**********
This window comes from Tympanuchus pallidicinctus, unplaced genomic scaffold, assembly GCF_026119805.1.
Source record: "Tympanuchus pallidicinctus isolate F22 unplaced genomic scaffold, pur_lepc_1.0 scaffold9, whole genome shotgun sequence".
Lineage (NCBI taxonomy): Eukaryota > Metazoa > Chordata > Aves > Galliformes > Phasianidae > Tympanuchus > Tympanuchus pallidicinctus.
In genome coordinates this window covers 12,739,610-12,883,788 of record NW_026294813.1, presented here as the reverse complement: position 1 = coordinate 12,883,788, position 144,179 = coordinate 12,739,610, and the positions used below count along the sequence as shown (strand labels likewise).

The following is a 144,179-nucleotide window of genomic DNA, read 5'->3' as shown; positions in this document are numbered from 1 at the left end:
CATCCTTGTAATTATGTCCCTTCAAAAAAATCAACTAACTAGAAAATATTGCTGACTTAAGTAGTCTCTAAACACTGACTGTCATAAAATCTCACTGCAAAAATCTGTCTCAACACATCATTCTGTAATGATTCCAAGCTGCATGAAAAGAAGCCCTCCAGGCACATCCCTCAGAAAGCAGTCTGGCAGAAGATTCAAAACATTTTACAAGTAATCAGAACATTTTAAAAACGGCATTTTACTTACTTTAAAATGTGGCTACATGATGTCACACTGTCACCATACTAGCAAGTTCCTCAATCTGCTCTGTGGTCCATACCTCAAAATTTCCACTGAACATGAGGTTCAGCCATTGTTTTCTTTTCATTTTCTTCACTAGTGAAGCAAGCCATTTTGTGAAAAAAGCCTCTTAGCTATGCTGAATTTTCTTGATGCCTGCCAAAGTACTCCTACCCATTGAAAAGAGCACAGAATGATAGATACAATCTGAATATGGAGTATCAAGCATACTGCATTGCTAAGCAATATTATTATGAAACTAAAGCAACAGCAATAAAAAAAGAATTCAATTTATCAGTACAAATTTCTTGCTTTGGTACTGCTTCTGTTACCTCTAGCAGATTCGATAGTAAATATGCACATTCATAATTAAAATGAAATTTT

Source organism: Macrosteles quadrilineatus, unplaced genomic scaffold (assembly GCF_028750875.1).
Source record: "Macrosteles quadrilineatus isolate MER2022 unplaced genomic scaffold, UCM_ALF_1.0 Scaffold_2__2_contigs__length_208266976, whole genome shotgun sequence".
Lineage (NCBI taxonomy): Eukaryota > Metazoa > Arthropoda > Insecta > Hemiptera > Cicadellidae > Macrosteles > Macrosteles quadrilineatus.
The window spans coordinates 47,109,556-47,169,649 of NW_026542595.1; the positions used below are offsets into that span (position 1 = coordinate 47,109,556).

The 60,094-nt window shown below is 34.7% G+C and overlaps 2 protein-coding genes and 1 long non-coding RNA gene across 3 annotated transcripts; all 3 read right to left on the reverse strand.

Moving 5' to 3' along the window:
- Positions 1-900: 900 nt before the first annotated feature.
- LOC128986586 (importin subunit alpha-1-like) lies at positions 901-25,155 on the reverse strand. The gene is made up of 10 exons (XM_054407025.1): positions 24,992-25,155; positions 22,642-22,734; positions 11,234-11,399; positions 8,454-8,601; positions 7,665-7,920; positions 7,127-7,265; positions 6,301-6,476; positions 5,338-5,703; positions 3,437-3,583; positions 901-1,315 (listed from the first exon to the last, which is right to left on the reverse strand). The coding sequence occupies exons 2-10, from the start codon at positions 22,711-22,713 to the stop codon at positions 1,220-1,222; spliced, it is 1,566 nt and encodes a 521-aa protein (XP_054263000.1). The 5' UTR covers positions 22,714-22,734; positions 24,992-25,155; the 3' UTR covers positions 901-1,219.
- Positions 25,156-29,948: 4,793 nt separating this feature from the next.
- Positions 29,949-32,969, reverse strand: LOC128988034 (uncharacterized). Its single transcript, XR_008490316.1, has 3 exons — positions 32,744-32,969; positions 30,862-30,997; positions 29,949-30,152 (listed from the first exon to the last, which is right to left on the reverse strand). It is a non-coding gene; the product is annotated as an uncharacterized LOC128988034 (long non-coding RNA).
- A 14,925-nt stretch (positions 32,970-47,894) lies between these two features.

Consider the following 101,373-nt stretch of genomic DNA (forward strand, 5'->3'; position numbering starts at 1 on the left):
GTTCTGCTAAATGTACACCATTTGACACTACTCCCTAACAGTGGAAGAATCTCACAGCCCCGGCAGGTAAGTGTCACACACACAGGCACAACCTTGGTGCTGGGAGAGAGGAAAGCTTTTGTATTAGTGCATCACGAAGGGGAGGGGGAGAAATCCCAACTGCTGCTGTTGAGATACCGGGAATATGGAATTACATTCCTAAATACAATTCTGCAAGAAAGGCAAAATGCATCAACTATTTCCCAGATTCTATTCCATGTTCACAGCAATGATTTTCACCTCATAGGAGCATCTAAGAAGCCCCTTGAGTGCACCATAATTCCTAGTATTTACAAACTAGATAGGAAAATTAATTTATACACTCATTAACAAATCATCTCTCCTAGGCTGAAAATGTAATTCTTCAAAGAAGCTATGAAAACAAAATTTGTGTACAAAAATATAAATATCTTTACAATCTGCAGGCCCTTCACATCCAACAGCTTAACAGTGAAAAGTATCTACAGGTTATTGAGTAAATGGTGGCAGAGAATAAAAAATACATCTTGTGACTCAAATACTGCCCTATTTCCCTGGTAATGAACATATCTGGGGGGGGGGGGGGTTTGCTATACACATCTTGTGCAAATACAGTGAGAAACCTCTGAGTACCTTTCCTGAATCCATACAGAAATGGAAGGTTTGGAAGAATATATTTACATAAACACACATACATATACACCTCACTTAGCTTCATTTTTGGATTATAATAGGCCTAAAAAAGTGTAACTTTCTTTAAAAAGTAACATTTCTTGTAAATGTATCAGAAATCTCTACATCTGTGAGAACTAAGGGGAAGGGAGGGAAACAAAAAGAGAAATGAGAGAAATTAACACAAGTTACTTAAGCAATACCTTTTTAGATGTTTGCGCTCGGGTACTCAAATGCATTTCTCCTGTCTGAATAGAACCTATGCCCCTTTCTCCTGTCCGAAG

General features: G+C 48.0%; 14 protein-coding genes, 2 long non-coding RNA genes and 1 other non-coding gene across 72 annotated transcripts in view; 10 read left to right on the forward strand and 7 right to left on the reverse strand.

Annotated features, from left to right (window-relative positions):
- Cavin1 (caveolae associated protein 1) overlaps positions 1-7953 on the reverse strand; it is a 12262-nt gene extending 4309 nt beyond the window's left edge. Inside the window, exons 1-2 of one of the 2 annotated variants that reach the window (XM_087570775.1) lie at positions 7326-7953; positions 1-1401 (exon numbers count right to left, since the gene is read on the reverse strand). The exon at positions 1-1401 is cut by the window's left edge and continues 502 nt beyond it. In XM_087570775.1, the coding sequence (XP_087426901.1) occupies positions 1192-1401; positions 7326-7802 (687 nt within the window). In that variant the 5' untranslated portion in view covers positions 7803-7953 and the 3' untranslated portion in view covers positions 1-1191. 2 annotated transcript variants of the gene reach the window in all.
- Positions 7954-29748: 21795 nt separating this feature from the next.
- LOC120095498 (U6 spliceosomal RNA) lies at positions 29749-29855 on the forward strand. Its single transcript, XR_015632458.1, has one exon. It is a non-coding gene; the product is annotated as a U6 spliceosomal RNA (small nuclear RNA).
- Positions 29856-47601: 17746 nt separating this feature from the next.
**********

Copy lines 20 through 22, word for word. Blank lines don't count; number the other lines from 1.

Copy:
General features: G+C 48.0%; 14 protein-coding genes, 2 long non-coding RNA genes and 1 other non-coding gene across 72 annotated transcripts in view; 10 read left to right on the forward strand and 7 right to left on the reverse strand.

Annotated features, from left to right (window-relative positions):
- Cavin1 (caveolae associated protein 1) overlaps positions 1-7953 on the reverse strand; it is a 12262-nt gene extending 4309 nt beyond the window's left edge. Inside the window, exons 1-2 of one of the 2 annotated variants that reach the window (XM_087570775.1) lie at positions 7326-7953; positions 1-1401 (exon numbers count right to left, since the gene is read on the reverse strand). The exon at positions 1-1401 is cut by the window's left edge and continues 502 nt beyond it. In XM_087570775.1, the coding sequence (XP_087426901.1) occupies positions 1192-1401; positions 7326-7802 (687 nt within the window). In that variant the 5' untranslated portion in view covers positions 7803-7953 and the 3' untranslated portion in view covers positions 1-1191. 2 annotated transcript variants of the gene reach the window in all.